How to Grow Crops Indoors to Reduce the Impact of Drought

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The last few years have been harsh for traditional outdoor farming. Severe droughts, erratic temperature fluctuations and These conditions also affect livestock, as dry pastures and lack of forage put considerable strain on animal agriculture.

Several regions across Africa and the Middle East have undergone the most impacts, threatening food security in countries struggling with long-term rainfall shortages. Navigating these challenges warrants a shift toward more adaptive food production methods. In this context, indoor crop cultivation assumes enormous importance.

Bringing Farming Indoors

Since droughts primarily affect crops grown in open fields, bringing farming indoors may be a solution. The concept dates back thousands of years to the famed Hanging Gardens of Babylon, steadily evolving into what is now known as vertical farming. This innovative agricultural approach involves growing crops in vertically stacked layers within regulated indoor environments.

Vertical farming reduces drought outcomes by facilitating a system for irrigating plants with precision. Advanced methods involve capturing runoff and recirculating nutrient-rich water systemwide, minimizing wastage. In this way, these farms can use up to 98% less water than conventional outdoor agriculture.

Indoor crop cultivation utilizes three prominent system structures to maximize resource efficiency and boost climate resilience. For example, hydroponics involves growing plants in enriched aqueous solution. This method transports nutrients straight to the roots, promoting healthier yields.

Aquaponics follows a similar approach but uses water from fish tanks to support plant growth. It’s a symbiotic relationship where fish waste provides nutrients to the crops, and the plants oxygenate the water for the fish.

The third system structure is aeroponics, which involves cultivating plants in an air or mist environment. This method uses 90% less water and soil and is already used across several African countries — including Cape Verde and South Africa — to grow indigenous vegetables.

Hoophouses for Smallholder Farming

One of the biggest limiting factors of vertical farming is the substantial infrastructure requirements to create the ideal indoor environment. Artificial climate control systems, lighting fixtures, intricate pipe networks and other necessary equipment require significant financial outlays, often out of reach for small-scale farms.

For farmers who cannot afford such capital investment but still want to grow crops indoors, a hoophouse may provide a more practical alternative. Also called high tunnels, hoophouses are highly versatile enclosed structures supporting indoor crop cultivation. They protect against harsh weather and rely on natural soil and controlled sunlight to ensure optimal growing conditions.

As a result, plants yield higher volumes more rapidly with fewer resources. For example, tomatoes are ready for harvesting a month sooner when cultivated in a hoophouse than outside the structure. In this way, they offer a better return on investment than conventional greenhouses. Hoophouses support in-ground crop production, such as tomatoes, leafy greens and foliage plants.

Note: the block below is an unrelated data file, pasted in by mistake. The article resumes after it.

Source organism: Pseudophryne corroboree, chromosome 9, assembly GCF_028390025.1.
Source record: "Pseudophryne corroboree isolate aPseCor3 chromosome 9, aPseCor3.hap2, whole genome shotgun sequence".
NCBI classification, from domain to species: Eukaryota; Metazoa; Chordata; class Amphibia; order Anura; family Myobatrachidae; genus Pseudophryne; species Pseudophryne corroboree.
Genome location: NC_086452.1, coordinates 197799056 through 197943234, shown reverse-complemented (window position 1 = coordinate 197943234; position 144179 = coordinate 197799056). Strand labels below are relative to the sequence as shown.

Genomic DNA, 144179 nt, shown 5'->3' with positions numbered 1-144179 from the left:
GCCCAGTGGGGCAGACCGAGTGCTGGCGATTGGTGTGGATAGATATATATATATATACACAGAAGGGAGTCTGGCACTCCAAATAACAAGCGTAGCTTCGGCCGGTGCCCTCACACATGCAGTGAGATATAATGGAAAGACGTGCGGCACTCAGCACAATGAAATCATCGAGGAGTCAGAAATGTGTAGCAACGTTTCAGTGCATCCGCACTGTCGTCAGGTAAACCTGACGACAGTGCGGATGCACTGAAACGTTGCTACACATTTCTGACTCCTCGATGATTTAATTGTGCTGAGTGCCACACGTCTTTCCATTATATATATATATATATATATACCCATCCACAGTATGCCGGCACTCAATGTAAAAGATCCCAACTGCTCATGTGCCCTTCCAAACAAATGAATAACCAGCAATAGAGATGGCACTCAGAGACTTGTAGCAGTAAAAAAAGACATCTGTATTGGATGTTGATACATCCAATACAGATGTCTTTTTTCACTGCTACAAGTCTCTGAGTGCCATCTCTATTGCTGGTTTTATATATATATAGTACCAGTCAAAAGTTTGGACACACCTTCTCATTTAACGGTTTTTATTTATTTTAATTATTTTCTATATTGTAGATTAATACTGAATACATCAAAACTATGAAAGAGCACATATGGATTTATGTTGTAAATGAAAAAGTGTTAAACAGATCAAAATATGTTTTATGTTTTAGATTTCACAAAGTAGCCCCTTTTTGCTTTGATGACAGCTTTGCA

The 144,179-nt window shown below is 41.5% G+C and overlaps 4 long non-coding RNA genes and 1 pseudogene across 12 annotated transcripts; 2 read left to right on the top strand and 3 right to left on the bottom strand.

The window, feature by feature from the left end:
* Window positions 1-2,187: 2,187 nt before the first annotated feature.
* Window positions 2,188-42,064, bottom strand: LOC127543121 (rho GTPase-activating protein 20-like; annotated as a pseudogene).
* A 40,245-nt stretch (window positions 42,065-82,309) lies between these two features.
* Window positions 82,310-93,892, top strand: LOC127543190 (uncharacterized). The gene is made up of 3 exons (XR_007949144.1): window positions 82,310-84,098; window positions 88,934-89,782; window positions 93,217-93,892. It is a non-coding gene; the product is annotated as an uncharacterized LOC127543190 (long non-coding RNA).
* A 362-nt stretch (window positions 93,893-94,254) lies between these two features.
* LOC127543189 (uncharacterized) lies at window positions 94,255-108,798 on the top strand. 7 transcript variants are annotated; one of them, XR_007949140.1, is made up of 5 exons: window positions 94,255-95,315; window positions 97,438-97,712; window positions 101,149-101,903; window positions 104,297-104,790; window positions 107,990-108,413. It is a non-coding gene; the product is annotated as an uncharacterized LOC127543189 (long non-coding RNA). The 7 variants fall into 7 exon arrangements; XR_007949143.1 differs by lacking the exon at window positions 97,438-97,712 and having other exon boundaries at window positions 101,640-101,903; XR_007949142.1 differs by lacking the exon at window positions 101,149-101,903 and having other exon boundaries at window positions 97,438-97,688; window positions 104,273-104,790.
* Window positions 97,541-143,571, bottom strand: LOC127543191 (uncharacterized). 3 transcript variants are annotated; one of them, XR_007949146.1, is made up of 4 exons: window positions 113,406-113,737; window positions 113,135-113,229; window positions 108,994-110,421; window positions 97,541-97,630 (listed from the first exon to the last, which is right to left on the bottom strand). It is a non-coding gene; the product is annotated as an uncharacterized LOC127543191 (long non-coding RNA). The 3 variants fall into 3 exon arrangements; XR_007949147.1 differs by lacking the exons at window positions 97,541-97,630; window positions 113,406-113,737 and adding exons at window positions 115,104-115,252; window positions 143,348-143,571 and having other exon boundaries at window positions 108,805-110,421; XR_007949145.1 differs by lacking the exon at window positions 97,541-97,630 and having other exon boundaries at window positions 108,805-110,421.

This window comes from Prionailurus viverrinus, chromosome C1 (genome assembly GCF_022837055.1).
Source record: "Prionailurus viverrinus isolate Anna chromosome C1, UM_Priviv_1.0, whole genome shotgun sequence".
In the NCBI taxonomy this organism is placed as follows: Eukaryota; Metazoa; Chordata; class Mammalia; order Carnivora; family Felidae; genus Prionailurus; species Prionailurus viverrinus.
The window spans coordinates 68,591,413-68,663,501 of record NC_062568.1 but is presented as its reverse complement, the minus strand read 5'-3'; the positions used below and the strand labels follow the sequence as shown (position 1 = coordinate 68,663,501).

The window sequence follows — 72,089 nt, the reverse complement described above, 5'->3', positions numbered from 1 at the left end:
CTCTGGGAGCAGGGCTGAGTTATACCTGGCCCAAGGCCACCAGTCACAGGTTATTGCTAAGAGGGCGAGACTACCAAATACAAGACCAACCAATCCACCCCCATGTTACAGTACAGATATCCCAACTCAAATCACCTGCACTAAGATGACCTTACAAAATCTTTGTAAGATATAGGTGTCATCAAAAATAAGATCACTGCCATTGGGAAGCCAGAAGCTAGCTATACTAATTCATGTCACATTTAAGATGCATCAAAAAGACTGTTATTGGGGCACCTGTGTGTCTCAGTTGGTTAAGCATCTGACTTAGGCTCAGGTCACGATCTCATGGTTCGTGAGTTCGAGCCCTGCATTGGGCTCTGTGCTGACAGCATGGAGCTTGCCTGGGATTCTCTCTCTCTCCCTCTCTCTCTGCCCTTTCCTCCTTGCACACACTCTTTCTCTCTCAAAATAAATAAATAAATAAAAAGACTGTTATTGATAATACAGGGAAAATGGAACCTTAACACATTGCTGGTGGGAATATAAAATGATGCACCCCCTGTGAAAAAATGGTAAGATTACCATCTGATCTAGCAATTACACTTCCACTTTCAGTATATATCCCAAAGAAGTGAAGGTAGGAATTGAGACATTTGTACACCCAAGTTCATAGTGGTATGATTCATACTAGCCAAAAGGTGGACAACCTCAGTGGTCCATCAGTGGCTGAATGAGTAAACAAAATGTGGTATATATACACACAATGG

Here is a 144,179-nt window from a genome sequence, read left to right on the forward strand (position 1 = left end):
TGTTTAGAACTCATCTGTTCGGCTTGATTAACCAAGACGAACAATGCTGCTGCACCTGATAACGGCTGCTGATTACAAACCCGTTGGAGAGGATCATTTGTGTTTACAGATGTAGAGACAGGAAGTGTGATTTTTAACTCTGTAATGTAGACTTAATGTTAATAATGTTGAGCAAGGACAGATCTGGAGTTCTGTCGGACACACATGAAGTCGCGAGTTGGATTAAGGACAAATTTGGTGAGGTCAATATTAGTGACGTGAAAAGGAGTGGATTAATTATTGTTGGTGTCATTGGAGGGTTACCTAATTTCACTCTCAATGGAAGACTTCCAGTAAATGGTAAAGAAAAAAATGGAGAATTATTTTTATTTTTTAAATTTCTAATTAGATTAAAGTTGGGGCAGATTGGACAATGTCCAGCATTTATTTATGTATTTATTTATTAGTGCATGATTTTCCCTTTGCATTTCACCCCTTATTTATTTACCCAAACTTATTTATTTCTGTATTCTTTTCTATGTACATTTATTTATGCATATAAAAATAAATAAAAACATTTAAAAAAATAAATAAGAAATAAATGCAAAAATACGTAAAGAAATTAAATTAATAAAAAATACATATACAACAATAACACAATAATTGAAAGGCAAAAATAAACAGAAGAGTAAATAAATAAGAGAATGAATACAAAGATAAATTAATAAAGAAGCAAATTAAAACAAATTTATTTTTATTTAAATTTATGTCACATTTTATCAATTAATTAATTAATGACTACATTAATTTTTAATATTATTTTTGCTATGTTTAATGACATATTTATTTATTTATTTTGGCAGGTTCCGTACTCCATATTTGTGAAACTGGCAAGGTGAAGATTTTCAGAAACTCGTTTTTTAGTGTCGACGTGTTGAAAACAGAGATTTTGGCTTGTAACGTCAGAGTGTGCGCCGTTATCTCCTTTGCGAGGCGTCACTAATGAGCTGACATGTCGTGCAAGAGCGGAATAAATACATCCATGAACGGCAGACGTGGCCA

5 Success Tips for Drought-Resilient Food Production

Indoor farming may be a proven way to tackle increasing drought rates worldwide, but only when done right. Some valuable tips to keep in mind include:

  1. Prioritize drought-tolerant plants: Select crops known to thrive with minimal water requirements. Crucial factors like root depth and the ability to withstand heat will determine plant viability in enclosed spaces.
  2. Group plants according to their watering needs: This approach enables efficient aqua management by ensuring farmers use only the water needed for specific areas. It also makes the watering schedule simpler.
  3. Install drip irrigation systems: Overhead sprinklers and other traditional methods can result in excessive water loss through inefficient distribution and evaporation. Drip irrigation and soaker hoses apply water to the plant root where it is needed most, making them up to 90% more efficient in optimizing moisture uptake and reducing runoff.
  4. Eliminate weeds: Unwanted plants compete for water and other nutrients. Farmers must aggressively remove weeds from growing areas to ensure optimal crop growth and yield.
  5. Mulch: Organic mulching conserves soil moisture, especially during dry weather. It provides a protective barrier between the soil and the atmosphere, reducing evaporation and improving water absorption.

Grow Crops Indoors to Mitigate Drought Impacts

With drought conditions expected to be more prolonged and frequent, farmers must turn to innovative agricultural practices to improve resilience in food production. Indoor farming is a promising solution for this endeavor and would benefit from wide-scale adoption.

Jane is an agriculture and environmental journalist and the founder and editor-in-chief of Environment.co, where she covers sustainability and eco-friendly living.